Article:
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U.S. women’s hockey’s Hilary Knight, ex-Hanover resident and Olympian, not ready to retire

  • United States forward Hilary Knight looks for the puck during the second period of the team’s hockey game against Canada on Friday in Allentown, Pa. A one-time Hanover resident, Knight — at 32, now the oldest player on the U.S. roster — isn’t thinking about hanging up her skates anytime soon. Chris Szagola / ap

Hartford Courant
Published: 10/26/2021 10:41:12 PM

She was once the youngest, but at age 32, Hilary Knight, a veteran of three Olympic teams, is now the oldest player on the U.S. women’s ice hockey national team roster.

Still, Knight, who grew up in California, went to Choate Rosemary Hall in Wallingford, Conn., and lived for several years in Hanover, is not exactly thinking in terms of her last Olympic Games or retiring or anything like that just yet.

“Who knows?” Knight said. “I don’t know. We’ll see. We got to that world stage (in 2018). Winning the last Olympics was outstanding, incredible. You kind of feed off that, and you want to go do it again.”

The U.S. women won the Olympic gold medal in 2018 in South Korea, beating their archrivals, the Canadians, 3-2, in a shootout after finishing second to Canada in 2014 and 2010. They played Canada on Monday at the XL Center in Hartford as part of the “My Why” Tour, as a pre-Olympic buildup, losing 3-2. The 2022 Games will take place Feb. 4-20 in Beijing.

Team USA lost to Canada on Friday night in the first game of the tour in Allentown, Pa., 3-1.

This summer, Knight became the leader in career goals at the women’s world championships when she scored her 45th goal, against Russia. The U.S. lost to Canada, 3-2, in overtime in the final.

Knight is just happy to be back together with the national team after the pandemic shut down the sport for a while. She was also sidelined 10 weeks in the winter after foot surgery.

And she’s happy to be back in Connecticut, where she has fond memories of Choate, from which she graduated in 2007.

“I have to give that experience so much credit for who I am as a person, for preparing me to succeed,” she said.

She also played for the Polar Bears, an elite girls hockey team in Connecticut.

Knight went on to play at the University of Wisconsin, where she helped the Badgers go to the Frozen Four four times and win two NCAA titles. In 2010, she took a year off from college to play in the Olympics, and at age 20, she was the youngest member of the U.S. team.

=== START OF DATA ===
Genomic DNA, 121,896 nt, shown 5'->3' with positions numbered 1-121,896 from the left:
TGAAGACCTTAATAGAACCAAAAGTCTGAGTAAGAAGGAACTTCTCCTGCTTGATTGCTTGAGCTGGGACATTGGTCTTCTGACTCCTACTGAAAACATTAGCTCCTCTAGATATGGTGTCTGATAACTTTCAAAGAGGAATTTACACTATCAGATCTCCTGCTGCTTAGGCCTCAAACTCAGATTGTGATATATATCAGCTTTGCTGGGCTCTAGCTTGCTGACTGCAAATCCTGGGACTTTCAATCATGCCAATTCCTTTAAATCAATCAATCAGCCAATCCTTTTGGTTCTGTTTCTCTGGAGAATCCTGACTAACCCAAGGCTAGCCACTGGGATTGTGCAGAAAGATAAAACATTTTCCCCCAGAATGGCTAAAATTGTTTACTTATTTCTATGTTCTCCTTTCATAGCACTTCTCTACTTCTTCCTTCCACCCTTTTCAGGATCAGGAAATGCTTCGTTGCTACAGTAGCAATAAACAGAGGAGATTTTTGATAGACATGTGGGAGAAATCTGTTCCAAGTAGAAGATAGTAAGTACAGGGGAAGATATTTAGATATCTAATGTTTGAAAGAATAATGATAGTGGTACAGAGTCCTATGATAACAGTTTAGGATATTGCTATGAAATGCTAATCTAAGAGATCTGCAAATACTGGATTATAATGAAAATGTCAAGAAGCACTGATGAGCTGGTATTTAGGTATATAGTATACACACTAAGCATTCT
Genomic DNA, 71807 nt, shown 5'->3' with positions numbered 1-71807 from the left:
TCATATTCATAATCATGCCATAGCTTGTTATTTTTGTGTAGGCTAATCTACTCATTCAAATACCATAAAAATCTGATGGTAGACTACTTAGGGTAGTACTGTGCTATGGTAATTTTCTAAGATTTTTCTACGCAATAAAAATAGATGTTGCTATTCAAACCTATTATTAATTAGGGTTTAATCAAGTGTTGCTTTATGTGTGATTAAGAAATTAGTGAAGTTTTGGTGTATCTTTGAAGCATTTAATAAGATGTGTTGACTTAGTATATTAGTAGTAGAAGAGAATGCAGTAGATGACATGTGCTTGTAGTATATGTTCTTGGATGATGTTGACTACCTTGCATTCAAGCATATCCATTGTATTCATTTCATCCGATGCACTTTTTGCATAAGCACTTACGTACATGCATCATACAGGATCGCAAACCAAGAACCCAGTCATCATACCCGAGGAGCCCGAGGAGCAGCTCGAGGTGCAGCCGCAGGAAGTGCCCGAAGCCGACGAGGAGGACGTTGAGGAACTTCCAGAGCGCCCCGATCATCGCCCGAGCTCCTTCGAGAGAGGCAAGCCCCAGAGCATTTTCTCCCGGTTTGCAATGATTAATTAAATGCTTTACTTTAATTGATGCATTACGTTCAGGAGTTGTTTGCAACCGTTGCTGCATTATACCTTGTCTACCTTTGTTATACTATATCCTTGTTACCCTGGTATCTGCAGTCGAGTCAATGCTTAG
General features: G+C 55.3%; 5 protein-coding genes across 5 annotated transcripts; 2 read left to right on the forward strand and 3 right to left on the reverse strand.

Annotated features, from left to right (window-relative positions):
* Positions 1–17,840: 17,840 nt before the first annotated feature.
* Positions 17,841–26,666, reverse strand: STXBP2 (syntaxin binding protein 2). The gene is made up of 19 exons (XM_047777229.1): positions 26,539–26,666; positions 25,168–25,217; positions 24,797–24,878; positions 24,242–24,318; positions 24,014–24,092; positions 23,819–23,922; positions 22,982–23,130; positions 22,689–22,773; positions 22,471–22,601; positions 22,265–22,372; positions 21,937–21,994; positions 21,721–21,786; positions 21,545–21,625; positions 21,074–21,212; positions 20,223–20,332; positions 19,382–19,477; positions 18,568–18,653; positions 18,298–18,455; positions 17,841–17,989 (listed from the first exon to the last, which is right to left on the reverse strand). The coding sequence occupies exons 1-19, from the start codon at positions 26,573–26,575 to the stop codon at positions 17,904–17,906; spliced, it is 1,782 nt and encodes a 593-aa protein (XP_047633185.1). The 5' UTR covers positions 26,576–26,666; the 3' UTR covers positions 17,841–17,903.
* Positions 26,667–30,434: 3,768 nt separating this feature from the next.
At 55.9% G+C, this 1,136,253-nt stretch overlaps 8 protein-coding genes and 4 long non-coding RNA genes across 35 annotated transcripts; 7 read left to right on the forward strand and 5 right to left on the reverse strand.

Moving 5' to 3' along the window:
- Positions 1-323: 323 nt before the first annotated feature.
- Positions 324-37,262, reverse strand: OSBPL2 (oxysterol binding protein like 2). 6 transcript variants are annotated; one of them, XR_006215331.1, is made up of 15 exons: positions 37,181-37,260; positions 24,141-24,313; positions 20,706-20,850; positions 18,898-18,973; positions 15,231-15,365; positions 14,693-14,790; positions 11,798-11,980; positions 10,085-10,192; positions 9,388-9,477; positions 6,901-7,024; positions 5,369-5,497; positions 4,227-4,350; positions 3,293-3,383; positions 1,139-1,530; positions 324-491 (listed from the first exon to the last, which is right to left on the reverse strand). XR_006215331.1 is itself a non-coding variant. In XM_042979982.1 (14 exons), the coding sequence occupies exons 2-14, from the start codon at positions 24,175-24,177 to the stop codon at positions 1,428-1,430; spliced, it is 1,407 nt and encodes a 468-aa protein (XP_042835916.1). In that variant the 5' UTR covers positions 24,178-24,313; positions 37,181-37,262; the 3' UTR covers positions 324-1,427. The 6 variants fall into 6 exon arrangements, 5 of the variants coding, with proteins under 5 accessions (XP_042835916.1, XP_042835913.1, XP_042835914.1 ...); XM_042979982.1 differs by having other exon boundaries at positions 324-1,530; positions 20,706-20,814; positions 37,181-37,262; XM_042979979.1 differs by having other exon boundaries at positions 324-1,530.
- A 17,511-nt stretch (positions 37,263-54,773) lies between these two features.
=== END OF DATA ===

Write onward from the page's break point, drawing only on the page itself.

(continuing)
In 2018, the Americans finally were able to hold off the Canadians on the biggest stage and win their first gold medal since the U.S. won the inaugural Olympic women’s ice hockey competition in 1998,

“When Maddie (Rooney) stopped the puck that was inching its way closer to the goal line on that last shootout attempt was when it sunk in that we were going to win,” Knight said. “But it wasn’t until we kind of got back (to the U.S.) that it was like, ‘Oh. We won.’ We forget — we’re over there, it was just us. Our families get to come over, so there’s a little bit bigger circle, but then there’s a bigger circle of everyone who comes up to you when you’re doing random things in your life, and they’re like, ‘I stayed up till 2 a.m., 3 a.m., watching you guys. Wow, that was quite a victory.’

“That was really cool. You realize it’s so much bigger than you.”

Knight was in Canada in March 2020, so she packed up and moved to her home in Idaho before the border closed due to the pandemic. She built a gym in her garage so she was able to keep up her training, but she didn’t skate until the end of July.

“The way I looked at it was less tread on the tires,” she said. “It’s easy to sit there and go, ‘Oh man, I’m in my prime. …’ I get to play longer now. That’s how I looked at it.

“I was traveling every 2½ weeks before that. I was like, ‘This is really nice, to stay home.’ My dogs get sad when I leave.”

It has been a little more difficult to build chemistry on this team because of the limitations initially placed on the players due to COVID-19.

“It’s hard to replicate the chemistry you develop just doing things together,” she said. “You would go to practice, put your mask on and essentially leave the rink. Then you’d see everybody on Zoom. It’s not the same. I think our group did a good job, all things considered, trying to stay connected.”

Monday’s game was just another stepping stone toward Beijing.

“It presents an awesome opportunity to learn how to problem-solve on the fly,” Knight said. “It gives us sort of a measuring stick, where we are and where we want to go. It’s wonderful to get the competitive juices flowing against someone who’s comparable to us.”

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